“The only system which is truly secure is one which is switched off and unplugged, locked in a titanium lined safe, buried in a concrete bunker, and is surrounded by nerve gas and very highly paid armed guards. Even then, I wouldn’t stake my life on it.”

This view, expressed by a university director of computer operations, is shared by many. However, in real life, network systems must be accessible, open to their users, and easily manageable. None of these factors lend themselves well to high security, but there are certain fairly easy steps you can take to alleviate some of the most obvious risks.

Firstly, decide what you are trying to protect yourself from. This will help you decide what level of paranoia to cater for. Unless you work for a government agency or high profile pharmaceutical multinational, it’s unlikely you need to secure your network against infiltration from a foreign power. More likely your risks are from a disgruntled soon-to-be ex-employee, a developer trying out a jazzy new application on a server on your live network, or the hacker who’s out to prove his ‘skills’ but doesn’t really have anything against your company personally. In these instances, some relatively basic measures will suffice to protect your network against the majority of hazards.

Open router

Your routers control your network access. Get into these, and someone could wreak havoc on your network. It’s now two years since I left a company where I looked after a sizeable routed infrastructure for a multinational corporation, yet if I could get back into the building I would still be able to log in to the routers. With no centralised access control, such as TACACS, each router has a list of user IDs and passwords. Because of the hassle involved in going round every device to modify this list, old IDs are rarely removed — and the passwords aren’t changed for valid users either.

Many routers are configured such that you need a password to be able to telnet in, but if you can connect directly to the console port you’re away. Again, with an estimated 80 per cent of security issues coming from within an organisation, don’t be blasé about the need for physical access providing you a level of security. You may also want to restrict where the router will accept telnet requests from for further security, although this is seldom popular with Ops, who like the freedom to be able to log in from anywhere on the network.

Restrict addresses from where your routers will accept SNMP commands — read-only as well as read/write. You can learn a lot about someone’s network if you launch a MIB walker tool against a core router. Equally, turn off services, such as finger, that can again provide a wealth of topology information.

Set up access lists to control access to areas within the network and to limit traffic. Quite apart from security concerns, passing vast quantities of routing updates over a slow speed WAN to a site with only one exit point is wasteful. Oh, and if you can, apply access lists on input interfaces rather than output ones: again its wasteful to process traffic just to throw it away on the last leg.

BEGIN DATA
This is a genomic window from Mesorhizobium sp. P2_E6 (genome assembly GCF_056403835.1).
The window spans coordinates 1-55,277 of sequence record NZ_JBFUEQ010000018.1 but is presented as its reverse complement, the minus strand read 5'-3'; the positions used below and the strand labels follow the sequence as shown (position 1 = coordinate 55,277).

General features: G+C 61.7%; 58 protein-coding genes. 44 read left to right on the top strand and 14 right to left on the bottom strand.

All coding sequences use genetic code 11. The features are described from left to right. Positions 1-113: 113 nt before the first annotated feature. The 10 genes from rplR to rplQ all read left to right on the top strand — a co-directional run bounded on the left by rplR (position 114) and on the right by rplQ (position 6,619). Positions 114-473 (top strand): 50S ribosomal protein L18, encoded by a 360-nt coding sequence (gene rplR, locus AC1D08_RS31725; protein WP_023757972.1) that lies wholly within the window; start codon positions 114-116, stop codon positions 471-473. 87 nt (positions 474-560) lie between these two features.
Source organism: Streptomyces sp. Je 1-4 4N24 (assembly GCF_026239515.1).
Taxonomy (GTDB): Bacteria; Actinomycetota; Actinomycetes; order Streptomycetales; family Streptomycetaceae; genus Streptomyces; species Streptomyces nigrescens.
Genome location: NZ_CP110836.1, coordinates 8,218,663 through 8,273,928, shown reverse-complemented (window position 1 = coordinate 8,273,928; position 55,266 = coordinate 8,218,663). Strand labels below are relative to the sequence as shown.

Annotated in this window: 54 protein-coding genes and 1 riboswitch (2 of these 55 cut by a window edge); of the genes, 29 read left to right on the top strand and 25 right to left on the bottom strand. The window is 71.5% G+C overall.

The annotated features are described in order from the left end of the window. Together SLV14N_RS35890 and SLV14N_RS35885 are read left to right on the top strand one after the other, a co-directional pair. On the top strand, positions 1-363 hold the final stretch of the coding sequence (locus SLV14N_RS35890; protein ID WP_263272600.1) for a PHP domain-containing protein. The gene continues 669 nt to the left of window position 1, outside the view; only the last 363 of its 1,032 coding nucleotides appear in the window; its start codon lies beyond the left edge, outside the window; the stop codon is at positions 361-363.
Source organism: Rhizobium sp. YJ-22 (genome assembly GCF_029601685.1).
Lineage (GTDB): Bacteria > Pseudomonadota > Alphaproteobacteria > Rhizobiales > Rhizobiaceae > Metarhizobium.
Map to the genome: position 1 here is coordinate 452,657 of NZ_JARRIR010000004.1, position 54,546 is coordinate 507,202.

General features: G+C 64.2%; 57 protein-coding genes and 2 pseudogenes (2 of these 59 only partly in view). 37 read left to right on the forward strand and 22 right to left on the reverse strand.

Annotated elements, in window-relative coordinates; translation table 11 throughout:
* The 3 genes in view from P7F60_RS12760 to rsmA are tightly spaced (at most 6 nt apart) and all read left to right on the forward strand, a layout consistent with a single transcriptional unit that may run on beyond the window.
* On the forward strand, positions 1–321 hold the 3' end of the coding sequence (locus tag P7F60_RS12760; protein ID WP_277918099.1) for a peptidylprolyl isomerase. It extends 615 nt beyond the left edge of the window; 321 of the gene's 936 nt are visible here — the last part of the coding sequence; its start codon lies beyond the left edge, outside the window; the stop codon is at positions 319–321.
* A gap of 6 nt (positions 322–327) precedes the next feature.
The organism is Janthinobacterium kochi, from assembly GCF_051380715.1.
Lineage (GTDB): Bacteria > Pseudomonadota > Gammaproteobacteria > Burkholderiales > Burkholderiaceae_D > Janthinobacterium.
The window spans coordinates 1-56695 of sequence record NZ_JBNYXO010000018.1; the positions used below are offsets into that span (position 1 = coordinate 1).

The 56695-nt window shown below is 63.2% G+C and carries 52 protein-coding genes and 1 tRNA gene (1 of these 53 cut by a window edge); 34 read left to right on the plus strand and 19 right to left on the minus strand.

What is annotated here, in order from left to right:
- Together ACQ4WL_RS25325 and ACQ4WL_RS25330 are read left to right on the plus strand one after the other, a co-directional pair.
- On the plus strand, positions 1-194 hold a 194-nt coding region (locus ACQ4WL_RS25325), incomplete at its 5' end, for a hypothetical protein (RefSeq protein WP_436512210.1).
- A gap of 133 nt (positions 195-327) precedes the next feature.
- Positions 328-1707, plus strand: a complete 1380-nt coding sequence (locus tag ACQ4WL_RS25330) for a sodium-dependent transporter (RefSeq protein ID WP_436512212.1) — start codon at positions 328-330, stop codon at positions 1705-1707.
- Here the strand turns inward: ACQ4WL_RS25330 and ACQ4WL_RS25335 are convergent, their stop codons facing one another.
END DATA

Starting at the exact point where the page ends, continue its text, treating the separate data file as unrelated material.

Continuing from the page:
On the subject of filtering, since DDoS attacks tend to originate from spoofed RFC1918 addresses, applying anti spoofing filters on your inbound interfaces from the Internet will prevent this unauthorized traffic from reaching your corporate network. Of course your ISP shouldn’t be allowing this sort of addressed traffic across their network anyway – it’s worth asking them though.

Network devices tend to be quite good at telling you if they’re not happy about things. Log configuration changes, so you can tell if anyone’s doing anything they shouldn’t, and monitor exception reports that might point at security breaches. And actually look at the syslog reports on a regular basis.

It’s quite easy to put something on a network that sends out routing information, persuades all your routers that it has a better path to the rest of the world, and blackholes all your traffic. It won’t affect your servers and databases, but nobody will be able to access them — and that goes for all your commercial web servers too. Set up authentication — typically MD5 based - on your routing updates, and you won’t have to worry about this.

Switching on…

Switches too, have security mechanisms, if you care to use them. Access to them should be protected, as for routers. Disable unused ports so that users can’t just plug in wherever they like. Options like port security — allowing only specified MAC addresses to use a port — or the newer and more flexible 802.1x standard that ties login names to specific VLANs, offer total control over your switched infrastructure.

Rate-limit traffic, particularly broadcast or multicast traffic. Users typically don’t use or need 100Mbit/s but if a java application goes awry, and starts sending multicasts out at a rate of thousands per second, you could find that while the switch port can handle the throughput, the segment’s router falls over trying to process all those multicasts. The end result will be a loss of network connectivity.

There are a lot more security measures you can take, using for example intrusion detection probes and dedicated firewalls, but the steps listed above are all possible using the facilities of your existing network hardware, without spending any of your IT budget. As a bare minimum, make sure these are applied, and give yourself a better degree of comfort.

Louise McKeag is a network administrator for a large UK enterprise.